If you’d like to know more about the subject, I recommend the Fully Charged podcast episode 244, which has an interview with Emma Sutcliffe of EV Firesafe – available from all good podcast apps, or on the Fully Charged website.

A greener buzz?

When I was young, electric toothbrushes were something we laughed at.  Imagine being too lazy even to wiggle a toothbrush up and down without powered assistance! But as an adult, I discovered that most dentists now thought they were rather good, and recommended them.  

Electric toothbrushes did a better job of cleaning in general, they said, and the smaller head would get into places that manual toothbrushes wouldn’t reach.  Perhaps, I thought, gadget enthusiasts like me shouldn’t feel embarrassed about actually trying one.  I wouldn’t have to admit it to anyone..

“There’s a huge range”, I remember my dentist telling me. “Don’t go for the ones with silly prices and dozens of bells and whistles.  40 quid or so is probably about right.”

So, for a while, that’s the kind of thing I used.  They’re probably about 50 or 60 quid now.  They have a rechargeable battery, sit on a base that charges it inductively, and have a simple timer to help you spend the right amount of time brushing.  You know the kind of thing.

But one thing about them always bugged me: the batteries were rubbish.

Long before the motor or the casing gave up the ghost, the built-in, non-replaceable battery would die, or stop holding enough charge even for one brush, and the whole thing would have to go in the bin.  Then I’d buy a new one, which came with its own charging base, so the previous base, and cable, and plug – they all went in the bin too.

This was not very good for my wallet, and a great deal worse for the environment.

So I expect you will laugh, gentle reader, when I tell you that what changed my purchasing habits was brushing my dog’s teeth.  Yes, our spaniel gets her teeth brushed every night, and she enjoys her chicken-flavoured toothpaste, but won’t tolerate brushing for very long, so we got her an electric brush, too, to make maximum use of the time available!

We weren’t going to buy her any big 60-quid devices, though, so we looked online for ones designed for children, and Tilly now has a children’s Oral-B toothbrush.  It’s pink and blue and I think it has fairies or princesses or unicorns on it, but she doesn’t seem to mind.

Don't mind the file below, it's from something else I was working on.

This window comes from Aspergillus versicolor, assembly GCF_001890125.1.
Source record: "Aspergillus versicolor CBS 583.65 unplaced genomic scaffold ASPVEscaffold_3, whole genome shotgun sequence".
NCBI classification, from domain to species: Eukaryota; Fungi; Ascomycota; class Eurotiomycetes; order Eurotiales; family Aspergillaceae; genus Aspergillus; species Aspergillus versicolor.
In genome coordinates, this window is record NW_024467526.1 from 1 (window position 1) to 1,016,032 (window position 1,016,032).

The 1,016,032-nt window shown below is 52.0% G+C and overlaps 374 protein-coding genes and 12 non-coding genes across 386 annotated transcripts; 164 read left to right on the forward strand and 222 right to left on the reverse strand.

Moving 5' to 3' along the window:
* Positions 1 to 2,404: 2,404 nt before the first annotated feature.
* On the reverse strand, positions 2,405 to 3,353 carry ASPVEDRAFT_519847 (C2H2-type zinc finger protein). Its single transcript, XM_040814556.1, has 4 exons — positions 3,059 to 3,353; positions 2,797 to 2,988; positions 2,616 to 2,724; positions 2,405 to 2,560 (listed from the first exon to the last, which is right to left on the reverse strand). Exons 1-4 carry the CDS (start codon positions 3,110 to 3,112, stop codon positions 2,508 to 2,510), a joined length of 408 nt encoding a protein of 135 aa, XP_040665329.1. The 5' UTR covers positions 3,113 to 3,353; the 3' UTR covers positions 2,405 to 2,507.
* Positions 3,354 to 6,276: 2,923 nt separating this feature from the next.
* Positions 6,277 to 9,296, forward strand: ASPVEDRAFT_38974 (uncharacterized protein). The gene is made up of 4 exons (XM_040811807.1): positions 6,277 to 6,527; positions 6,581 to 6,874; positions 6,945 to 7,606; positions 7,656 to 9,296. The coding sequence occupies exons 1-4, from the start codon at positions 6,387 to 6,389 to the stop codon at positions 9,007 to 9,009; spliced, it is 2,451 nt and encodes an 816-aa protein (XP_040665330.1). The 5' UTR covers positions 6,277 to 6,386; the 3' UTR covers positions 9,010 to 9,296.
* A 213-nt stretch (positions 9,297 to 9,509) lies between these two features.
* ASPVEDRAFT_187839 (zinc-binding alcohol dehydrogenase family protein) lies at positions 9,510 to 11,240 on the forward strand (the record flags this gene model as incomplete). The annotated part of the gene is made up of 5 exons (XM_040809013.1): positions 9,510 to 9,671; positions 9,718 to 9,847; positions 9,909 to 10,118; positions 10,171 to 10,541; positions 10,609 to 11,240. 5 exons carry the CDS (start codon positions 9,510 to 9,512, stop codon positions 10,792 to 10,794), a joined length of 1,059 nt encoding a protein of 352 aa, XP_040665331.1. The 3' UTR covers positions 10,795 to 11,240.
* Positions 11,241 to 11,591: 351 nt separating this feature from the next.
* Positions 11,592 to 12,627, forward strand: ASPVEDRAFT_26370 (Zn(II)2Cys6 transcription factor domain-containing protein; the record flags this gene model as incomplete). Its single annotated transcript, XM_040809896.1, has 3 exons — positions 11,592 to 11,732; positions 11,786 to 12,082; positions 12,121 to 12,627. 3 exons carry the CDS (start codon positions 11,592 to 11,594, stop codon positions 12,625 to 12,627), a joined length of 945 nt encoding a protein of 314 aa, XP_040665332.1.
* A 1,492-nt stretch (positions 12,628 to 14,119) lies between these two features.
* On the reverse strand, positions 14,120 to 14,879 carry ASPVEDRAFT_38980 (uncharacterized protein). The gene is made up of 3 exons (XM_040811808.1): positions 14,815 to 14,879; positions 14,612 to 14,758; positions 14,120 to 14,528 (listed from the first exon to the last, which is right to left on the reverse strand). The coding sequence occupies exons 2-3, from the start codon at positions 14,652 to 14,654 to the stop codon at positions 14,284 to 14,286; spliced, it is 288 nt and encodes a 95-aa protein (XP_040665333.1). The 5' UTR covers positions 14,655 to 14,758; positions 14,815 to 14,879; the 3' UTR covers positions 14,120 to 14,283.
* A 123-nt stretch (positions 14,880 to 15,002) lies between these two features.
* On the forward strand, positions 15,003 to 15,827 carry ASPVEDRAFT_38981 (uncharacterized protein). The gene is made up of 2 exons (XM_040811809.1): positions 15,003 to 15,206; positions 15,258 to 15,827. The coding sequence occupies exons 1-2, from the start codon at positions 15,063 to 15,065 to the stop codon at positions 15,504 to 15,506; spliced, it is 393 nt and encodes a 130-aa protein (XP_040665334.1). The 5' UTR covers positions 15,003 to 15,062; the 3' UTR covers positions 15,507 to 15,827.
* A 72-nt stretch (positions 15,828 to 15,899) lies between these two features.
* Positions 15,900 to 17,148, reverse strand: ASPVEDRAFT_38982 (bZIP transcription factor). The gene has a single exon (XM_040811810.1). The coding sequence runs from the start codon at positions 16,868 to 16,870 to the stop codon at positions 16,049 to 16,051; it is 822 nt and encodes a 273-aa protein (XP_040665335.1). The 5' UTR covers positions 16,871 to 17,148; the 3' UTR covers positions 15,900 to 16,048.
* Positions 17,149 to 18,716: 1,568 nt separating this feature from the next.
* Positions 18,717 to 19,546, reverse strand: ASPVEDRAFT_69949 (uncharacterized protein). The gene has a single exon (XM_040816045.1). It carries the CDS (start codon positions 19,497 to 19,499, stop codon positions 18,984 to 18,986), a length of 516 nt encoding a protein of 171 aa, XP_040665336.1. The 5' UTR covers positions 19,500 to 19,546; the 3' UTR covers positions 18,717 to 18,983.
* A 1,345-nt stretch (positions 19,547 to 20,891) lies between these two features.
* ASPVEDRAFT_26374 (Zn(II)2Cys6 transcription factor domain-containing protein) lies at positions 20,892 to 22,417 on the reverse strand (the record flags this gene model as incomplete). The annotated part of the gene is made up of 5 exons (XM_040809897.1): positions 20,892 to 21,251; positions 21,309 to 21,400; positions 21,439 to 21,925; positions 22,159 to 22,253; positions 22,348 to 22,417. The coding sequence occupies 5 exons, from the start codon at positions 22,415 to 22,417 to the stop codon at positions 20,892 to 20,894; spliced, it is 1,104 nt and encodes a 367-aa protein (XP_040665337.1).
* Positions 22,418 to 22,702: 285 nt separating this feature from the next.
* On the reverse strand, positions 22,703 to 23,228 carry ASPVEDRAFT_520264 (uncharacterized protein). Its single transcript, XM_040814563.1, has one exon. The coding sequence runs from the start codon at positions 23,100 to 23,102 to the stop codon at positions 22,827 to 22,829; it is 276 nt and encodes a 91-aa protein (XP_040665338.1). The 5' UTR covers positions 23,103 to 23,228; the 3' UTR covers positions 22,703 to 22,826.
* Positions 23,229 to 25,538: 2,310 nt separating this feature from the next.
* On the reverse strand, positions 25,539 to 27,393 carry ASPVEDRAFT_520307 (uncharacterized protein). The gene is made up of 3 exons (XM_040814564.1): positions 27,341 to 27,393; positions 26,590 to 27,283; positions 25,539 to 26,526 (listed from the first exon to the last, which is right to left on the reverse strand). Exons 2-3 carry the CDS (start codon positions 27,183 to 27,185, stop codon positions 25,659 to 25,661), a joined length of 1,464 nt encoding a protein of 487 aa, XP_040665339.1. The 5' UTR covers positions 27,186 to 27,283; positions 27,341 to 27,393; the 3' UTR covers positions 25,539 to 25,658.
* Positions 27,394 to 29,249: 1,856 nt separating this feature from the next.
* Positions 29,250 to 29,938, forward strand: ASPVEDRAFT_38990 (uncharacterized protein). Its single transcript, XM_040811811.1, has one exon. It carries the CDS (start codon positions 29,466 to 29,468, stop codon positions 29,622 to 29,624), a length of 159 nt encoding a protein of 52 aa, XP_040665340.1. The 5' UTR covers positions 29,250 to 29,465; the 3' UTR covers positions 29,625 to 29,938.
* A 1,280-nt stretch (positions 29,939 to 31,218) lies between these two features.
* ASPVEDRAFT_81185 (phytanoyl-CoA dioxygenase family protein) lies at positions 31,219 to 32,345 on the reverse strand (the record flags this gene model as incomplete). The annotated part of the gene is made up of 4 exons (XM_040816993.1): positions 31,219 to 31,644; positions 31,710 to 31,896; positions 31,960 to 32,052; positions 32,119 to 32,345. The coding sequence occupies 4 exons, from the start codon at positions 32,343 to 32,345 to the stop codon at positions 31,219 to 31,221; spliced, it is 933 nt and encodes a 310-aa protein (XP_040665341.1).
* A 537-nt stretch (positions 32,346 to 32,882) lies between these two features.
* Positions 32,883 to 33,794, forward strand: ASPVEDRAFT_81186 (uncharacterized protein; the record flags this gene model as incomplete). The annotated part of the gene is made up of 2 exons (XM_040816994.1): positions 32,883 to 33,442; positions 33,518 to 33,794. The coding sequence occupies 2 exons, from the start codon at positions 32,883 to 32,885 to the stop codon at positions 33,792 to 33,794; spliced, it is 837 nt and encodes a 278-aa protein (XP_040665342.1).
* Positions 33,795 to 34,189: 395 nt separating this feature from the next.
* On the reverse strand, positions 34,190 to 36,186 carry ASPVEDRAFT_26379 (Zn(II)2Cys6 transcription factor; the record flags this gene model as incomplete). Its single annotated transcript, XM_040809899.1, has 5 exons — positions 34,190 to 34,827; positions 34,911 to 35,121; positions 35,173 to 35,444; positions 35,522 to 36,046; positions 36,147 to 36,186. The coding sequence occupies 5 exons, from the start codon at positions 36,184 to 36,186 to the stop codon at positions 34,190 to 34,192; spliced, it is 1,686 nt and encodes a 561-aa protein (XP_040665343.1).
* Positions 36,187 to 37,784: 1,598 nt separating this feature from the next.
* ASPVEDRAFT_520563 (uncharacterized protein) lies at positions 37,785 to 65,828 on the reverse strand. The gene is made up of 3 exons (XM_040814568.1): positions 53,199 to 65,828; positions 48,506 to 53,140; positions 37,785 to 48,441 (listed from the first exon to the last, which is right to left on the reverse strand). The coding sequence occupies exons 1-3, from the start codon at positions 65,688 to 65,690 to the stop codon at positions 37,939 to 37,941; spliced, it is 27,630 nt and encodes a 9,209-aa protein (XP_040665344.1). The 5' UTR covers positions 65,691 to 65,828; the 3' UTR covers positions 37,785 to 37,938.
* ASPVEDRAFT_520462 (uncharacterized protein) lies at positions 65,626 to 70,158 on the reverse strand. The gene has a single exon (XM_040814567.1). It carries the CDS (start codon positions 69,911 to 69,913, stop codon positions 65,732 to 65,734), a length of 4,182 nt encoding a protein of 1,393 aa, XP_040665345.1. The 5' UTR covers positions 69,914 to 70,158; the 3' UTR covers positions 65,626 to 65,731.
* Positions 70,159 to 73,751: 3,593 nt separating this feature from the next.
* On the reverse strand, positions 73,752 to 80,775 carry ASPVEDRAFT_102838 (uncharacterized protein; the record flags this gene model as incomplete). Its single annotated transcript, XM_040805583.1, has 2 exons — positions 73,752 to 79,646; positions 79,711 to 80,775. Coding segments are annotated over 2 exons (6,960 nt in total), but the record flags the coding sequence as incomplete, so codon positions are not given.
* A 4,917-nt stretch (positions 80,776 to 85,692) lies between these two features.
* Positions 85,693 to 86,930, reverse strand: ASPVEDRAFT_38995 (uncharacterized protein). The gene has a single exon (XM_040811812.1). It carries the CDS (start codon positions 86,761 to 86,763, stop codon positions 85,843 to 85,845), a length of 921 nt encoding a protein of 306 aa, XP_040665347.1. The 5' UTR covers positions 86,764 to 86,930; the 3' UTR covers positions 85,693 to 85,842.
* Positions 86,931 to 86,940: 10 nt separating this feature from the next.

And as we used this, a few things struck me:

  • The motor mechanism looked as if it was just the same as my own expensive one.
  • It took the same brush heads.
  • It used replaceable AA batteries.  I had plenty of rechargeable Eneloop AAs.  (Take a look at my post from about 10 years ago to see why I like those. I’m still using much the same system now, and most of the batteries I had back then are still in use.)
  • This also meant I didn’t need to have charging bases and cables in the bathroom.
  • It didn’t have a timer.  But I could count elephants.
  • It cost about one quarter of the price.

And so I now have, and can recommend, a very basic Oral-B battery-powered toothbrush. Currently £14.99 on Amazon.  It has lasted longer than my previous expensive ones, and the two AA batteries hold their charge way longer than the built-in ones ever did.  Occasionally, I take them out to charge and swap in some fully-charged ones from my drawer — that’s why I love Eneloops and similar rechargables: they stay fully-charged in the drawer — and freshly-charged batteries seem to last for weeks.

Since I got this, some years back, nothing has gone in the bin except the occasional elderly brush head, and when it does eventually die, it’ll be far less wasteful than something that takes its batteries and charging base to the grave with it.

Oh, and best of all? Mine doesn’t have any princesses or unicorns on it.  Tilly is still bitter about that.

Purposeful

A busy sanderling on Holkham beach

This little sanderling was a very busy chap on Saturday, at Holkham Beach. He darted about, running up and down the waterline, and showing no interest in stopping to pose for a photo…

© Copyright Quentin Stafford-Fraser